In general, Interplex UE has a user-friendly interface and it is regularly updated. It allows us to import and export glossaries from and to Microsoft Word and Excel formats. However, it, too, is platform dependent (Windows and iOS only), does not handle documents, only glossaries, and requires a commercial license.
The next two applications are particularly relevant for conference interpreting (simultaneous mode). LookUp is a commercial multilingual glossary management tool developed for Windows, aiming to be used during simultaneous interpreting and while translating. It offers support for multilingual glossaries (English, German, Spanish, Italian and French), and its main purpose is to consult terminology rapidly while interpreting in a booth. The Interpreter’s Wizard is a free iPad application capable of managing bilingual glossaries in a booth. It is a simple, fast and easy-to-use application that helps the interpreter to search and visualize terminology in seconds.
Unit converters could also prove beneficial to interpreters familiarizing themselves with new terminology measures such as temperature, distance, currency, speed and so on. ConvertUnits and OnlineConversion are two illustrative samples. Both seem to be quite comprehensive, providing online conversion calculators for all types of measurement units. Apart from this, interpreters can also find conversion tables for the International System of Units, as well as calculators and converters. For Windows, there’s Convert, and for Mac OS X, there’s Converto. These are two free and easy-to-use unit conversion programs that convert the most popular units. There are also several mobile applications that can be used, such as Convert Units for Free and Units for iOS devices, or Unit Converter and ConvertPad for Android devices.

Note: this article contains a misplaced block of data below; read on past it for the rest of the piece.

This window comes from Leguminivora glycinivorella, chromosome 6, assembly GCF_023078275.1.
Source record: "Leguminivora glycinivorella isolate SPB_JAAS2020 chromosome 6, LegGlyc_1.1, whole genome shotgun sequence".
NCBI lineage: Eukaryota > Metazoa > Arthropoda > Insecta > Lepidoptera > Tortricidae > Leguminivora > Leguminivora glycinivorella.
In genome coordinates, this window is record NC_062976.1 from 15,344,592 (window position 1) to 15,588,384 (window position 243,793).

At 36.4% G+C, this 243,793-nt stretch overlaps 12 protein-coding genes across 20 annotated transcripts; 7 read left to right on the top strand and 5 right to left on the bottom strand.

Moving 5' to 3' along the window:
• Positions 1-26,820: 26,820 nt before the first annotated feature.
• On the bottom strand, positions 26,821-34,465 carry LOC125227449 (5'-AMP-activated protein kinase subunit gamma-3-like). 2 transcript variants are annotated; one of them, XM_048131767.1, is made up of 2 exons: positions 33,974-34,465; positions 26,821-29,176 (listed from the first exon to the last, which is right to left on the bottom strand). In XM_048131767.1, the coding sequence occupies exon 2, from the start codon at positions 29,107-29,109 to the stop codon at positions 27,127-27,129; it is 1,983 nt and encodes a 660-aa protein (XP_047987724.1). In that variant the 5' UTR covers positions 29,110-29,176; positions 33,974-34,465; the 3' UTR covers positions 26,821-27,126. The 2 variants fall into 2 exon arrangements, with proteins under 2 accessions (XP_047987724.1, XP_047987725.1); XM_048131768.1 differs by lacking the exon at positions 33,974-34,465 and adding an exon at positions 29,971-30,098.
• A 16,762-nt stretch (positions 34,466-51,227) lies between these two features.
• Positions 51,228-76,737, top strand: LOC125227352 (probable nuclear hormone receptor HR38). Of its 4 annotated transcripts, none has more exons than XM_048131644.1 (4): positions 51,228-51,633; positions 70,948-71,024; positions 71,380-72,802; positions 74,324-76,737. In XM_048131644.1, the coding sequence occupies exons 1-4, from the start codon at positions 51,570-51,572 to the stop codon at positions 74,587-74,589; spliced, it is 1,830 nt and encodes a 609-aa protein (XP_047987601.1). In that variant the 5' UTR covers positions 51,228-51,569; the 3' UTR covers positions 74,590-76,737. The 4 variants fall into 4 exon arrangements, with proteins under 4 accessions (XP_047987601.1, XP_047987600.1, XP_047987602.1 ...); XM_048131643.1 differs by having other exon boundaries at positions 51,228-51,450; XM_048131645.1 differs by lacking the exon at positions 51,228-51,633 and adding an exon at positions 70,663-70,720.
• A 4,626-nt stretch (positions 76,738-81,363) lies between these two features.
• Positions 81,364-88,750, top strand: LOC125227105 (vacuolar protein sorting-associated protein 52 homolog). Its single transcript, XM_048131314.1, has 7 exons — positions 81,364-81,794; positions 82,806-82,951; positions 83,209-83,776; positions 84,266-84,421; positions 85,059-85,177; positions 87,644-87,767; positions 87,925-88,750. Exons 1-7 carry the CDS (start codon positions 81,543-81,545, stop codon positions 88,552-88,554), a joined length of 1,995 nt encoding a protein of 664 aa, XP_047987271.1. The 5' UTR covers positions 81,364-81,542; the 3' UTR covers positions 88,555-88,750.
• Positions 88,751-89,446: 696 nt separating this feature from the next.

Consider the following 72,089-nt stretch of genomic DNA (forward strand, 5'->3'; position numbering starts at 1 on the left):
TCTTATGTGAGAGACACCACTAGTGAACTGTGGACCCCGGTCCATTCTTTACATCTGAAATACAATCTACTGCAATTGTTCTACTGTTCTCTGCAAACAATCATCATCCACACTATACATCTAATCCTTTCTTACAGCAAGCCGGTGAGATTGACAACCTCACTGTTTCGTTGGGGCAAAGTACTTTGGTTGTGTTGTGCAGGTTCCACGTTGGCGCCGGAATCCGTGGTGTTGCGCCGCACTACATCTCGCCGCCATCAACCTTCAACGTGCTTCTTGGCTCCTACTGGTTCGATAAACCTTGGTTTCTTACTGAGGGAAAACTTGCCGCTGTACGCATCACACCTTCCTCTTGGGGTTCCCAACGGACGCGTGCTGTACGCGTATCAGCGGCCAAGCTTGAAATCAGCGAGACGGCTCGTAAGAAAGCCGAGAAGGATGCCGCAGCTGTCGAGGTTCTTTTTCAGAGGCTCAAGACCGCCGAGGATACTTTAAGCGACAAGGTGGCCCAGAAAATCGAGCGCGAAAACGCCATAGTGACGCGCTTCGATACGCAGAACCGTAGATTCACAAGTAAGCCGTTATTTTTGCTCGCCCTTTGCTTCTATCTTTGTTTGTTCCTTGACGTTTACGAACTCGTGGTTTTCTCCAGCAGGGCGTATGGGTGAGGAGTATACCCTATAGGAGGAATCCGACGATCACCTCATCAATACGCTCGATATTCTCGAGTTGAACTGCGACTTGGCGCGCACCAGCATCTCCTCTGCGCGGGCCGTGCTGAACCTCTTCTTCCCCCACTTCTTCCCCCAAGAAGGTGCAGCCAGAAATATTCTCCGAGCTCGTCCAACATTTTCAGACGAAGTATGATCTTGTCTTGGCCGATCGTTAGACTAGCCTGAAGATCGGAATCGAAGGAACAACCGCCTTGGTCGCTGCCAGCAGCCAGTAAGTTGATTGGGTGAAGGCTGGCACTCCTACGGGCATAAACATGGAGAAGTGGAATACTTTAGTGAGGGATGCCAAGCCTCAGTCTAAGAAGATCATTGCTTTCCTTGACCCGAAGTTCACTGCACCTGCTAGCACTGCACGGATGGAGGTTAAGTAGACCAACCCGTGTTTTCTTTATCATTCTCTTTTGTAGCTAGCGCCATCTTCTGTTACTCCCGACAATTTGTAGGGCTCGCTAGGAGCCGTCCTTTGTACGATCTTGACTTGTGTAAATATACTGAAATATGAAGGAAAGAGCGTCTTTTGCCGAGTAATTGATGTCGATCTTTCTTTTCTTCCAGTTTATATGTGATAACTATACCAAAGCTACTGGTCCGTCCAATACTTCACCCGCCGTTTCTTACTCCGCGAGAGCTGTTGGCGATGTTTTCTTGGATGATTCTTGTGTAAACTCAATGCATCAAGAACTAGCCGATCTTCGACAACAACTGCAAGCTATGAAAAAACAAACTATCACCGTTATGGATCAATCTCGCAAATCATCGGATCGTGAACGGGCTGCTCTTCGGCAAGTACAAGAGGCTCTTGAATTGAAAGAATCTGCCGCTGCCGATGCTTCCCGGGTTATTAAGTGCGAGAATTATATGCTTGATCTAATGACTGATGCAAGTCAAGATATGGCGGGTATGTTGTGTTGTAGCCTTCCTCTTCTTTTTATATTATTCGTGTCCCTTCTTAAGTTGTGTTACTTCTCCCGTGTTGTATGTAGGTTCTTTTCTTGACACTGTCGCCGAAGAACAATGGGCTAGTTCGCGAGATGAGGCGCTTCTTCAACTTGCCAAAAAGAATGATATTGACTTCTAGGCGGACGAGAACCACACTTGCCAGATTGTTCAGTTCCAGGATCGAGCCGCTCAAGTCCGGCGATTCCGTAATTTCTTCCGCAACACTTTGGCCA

Finally, corpora and corpus management tools have proven most beneficial for interpreters as a device to speed up the preparation phase and to improve the quality of the input. A corpus can provide vast amounts of domain expert knowledge and accurate terminological and phraseological information in an efficient, effortless and inexpensive way.
Consecutive interpreters use a specific system of taking notes to retrieve part of their source speech understanding from memory while minimizing their processing effort. This supporting technique is usually performed manually (pen and paper) and will continue in this manner for many years to come. However, as more and more interpreters are turning to mobile devices to take notes, it is only natural that those devices become the favorite note-taking and ubiquitous capture tool on the go.
Evernote is a very dynamic and useful tool to keep more effective notes. It allows us to create an agenda note for each event, including any file, snapshot of a handwritten note, audio message, webpage, PDF or Microsoft document. Evernote can also be used to work in a team, to keep event agendas in a shared business notebook so everyone can access the details of upcoming events, and to review action items that result from these events. With Evernote everything is shareable and accessible across all platforms. Inkeness is also a useful tool to write down ideas, take notes and make sketches. Penultimate is similar, but, in addition, it allows the organization of notes in notebooks. Inkeness and Penultimate are only available for iPad devices, and both enable sharing through Evernote and by e-mail. LectureNotes and PenSupremacy are two similar applications for Android. My BIC Notes is an application specially designed for Android and iOS tablets. This application provides a set of tools for holding notes, drawing quick ideas or even doodles. In addition, it offers the functionality of adding sticky notes with personalized text, pictures and geometric shapes to the notes then printing them or sharing them with others via e-mail.
Along the same line, there is a computer-assisted tool for semiautomation of note-taking in consecutive interpreting that Aneta Rafajlovska discusses in her paper Natural Language Processing Approach for Macedonian-French and Macedonian-English Interpreting based on Oral Sociopolitical Corpora. This application provides a keyword with the most frequent symbols used by consecutive interpreters, which are linked to two ad hoc parallel dictionaries (Macedonian/English and Macedonian/French). By using the keyword, consecutive interpreters can take the same notes as they could on paper, but then they can also convert those notes into a readable message and save it for future reference.